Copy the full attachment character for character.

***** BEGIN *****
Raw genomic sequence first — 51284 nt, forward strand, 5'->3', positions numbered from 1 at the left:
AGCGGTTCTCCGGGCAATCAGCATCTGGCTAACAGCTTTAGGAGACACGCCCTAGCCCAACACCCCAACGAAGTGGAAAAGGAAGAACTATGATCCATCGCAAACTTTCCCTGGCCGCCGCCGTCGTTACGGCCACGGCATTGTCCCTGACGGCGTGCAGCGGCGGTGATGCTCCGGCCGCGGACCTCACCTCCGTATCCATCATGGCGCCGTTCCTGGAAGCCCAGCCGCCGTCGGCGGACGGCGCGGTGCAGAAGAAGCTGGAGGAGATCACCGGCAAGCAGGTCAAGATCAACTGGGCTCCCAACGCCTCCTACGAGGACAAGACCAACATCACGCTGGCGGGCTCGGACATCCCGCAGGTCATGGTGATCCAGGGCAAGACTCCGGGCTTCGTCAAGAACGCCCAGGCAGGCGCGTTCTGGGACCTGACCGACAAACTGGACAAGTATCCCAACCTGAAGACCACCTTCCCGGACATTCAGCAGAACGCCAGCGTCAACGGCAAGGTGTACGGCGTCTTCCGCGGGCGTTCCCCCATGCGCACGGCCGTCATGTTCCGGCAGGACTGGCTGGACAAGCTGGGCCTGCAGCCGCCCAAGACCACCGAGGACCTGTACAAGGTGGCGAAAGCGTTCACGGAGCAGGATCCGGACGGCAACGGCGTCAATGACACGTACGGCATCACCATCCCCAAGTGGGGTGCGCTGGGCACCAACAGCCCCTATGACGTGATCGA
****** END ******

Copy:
Raw genomic sequence first — 51284 nt, forward strand, 5'->3', positions numbered from 1 at the left:
AGCGGTTCTCCGGGCAATCAGCATCTGGCTAACAGCTTTAGGAGACACGCCCTAGCCCAACACCCCAACGAAGTGGAAAAGGAAGAACTATGATCCATCGCAAACTTTCCCTGGCCGCCGCCGTCGTTACGGCCACGGCATTGTCCCTGACGGCGTGCAGCGGCGGTGATGCTCCGGCCGCGGACCTCACCTCCGTATCCATCATGGCGCCGTTCCTGGAAGCCCAGCCGCCGTCGGCGGACGGCGCGGTGCAGAAGAAGCTGGAGGAGATCACCGGCAAGCAGGTCAAGATCAACTGGGCTCCCAACGCCTCCTACGAGGACAAGACCAACATCACGCTGGCGGGCTCGGACATCCCGCAGGTCATGGTGATCCAGGGCAAGACTCCGGGCTTCGTCAAGAACGCCCAGGCAGGCGCGTTCTGGGACCTGACCGACAAACTGGACAAGTATCCCAACCTGAAGACCACCTTCCCGGACATTCAGCAGAACGCCAGCGTCAACGGCAAGGTGTACGGCGTCTTCCGCGGGCGTTCCCCCATGCGCACGGCCGTCATGTTCCGGCAGGACTGGCTGGACAAGCTGGGCCTGCAGCCGCCCAAGACCACCGAGGACCTGTACAAGGTGGCGAAAGCGTTCACGGAGCAGGATCCGGACGGCAACGGCGTCAATGACACGTACGGCATCACCATCCCCAAGTGGGGTGCGCTGGGCACCAACAGCCCCTATGACGTGATCGA